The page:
First on our list is the tried and true method of reaching new employees. There are countless online options nowadays, but we recommend sticking to a few tried and true sites. These job boards make it easy for employees to advertise all relevant aspects of the job and to conduct an initial screen of applicants. The easier a site makes it for applicants to apply the larger your candidate pool will be. Each of these job boards has its own flavor and target demographic, so it’s helpful to explore the pages first and get a feel for how other companies are engaging and what type of applicant each might attract.

Also consider posting within groups or to your network on social media outlets as a way to reach more potential candidates, especially those specific to senior livng.


2. University Bulletins

Your community should also consider marketing your senior living job to students in relevant fields. College and university departments often have bulletin boards available for relevant opportunities. Your hiring coordinator could set up a meeting with professors in departments like psychology and nursing to reach students who are about to enter the workforce, and who have applicable knowledge and skills.

Consider partnering with a local university for internships or with universities with gerontology, social work and nursing programs as a way to find relevant candidates.

3. Referrals

Another great source of applicants is referrals from current and former employees. The benefit of referrals is that you already have a working relationship with someone who knows this person’s character and can vouch for their ability to work well in your community. Current and former employees know what it takes to be successful in your community, and can provide names of relatives or friends who may also be a good fit. To encourage referrals, consider offering staff an incentive for referring new hires who complete 6 months of work in your community.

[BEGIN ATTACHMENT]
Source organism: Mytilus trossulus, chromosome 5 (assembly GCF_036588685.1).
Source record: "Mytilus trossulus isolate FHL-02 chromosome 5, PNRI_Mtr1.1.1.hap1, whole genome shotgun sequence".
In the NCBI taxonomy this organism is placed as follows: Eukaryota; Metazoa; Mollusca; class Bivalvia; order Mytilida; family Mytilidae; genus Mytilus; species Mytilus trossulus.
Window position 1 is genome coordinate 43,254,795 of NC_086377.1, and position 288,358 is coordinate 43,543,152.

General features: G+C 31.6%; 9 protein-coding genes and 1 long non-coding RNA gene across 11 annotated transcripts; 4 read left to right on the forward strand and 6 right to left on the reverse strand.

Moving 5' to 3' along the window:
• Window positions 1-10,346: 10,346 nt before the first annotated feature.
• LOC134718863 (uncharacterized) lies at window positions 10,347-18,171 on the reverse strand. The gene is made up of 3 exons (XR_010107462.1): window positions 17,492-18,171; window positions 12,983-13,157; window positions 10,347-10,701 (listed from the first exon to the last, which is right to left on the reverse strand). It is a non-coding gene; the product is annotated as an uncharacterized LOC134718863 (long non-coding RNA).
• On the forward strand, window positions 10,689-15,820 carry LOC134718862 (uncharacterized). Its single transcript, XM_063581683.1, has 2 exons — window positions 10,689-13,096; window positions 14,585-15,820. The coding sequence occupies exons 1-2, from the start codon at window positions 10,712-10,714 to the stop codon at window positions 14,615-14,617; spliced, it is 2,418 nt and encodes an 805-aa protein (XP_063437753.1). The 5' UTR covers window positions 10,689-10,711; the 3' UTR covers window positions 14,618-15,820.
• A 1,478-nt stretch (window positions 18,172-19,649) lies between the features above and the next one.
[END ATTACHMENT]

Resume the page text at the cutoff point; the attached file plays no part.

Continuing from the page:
Some communities have also found success by reaching out to former employees and maintaining strong relationships with those who may have left.

Related content:

4. Other Industries

A Gallup report examining workforce trends revealed that 21% of millennials had changed jobs in the past year. Since the pandemic, the rate of inter-industry movement has only increased. Unlike previous generations, millennials feel more open to changing career paths multiple times. As a result, your senior living community has an opportunity to recruit talent from other industries where applicants have transferable skills like social work, housekeeping, nursing, etc.

5. Social Media Postings

Our final recommendation is to utilize social media outlets to market your open position. Just as with the job boards, each of these outlets has its own style and target demographic, so consider this when crafting your post on each.

  • Facebook
  • Twitter
  • Instagram
  • Snapchat

You may consider posting your open jobs on a separate page of your social media so that families of residents looking for updates on their loved ones aren’t constantly faced with job advertisements, which may send the wrong message.

Since the COVID-19 pandemic, the job market has changed dramatically. To craft an effective recruitment strategy, your community should pay attention to current employment data and trends. Job seekers have a lot of options these days, so it is not enough for your community to simply post one bland job post in a single place. To increase your chances of reaching strong candidates, consider taking the time to craft a thoughtful and engaging job post and publishing it across various platforms.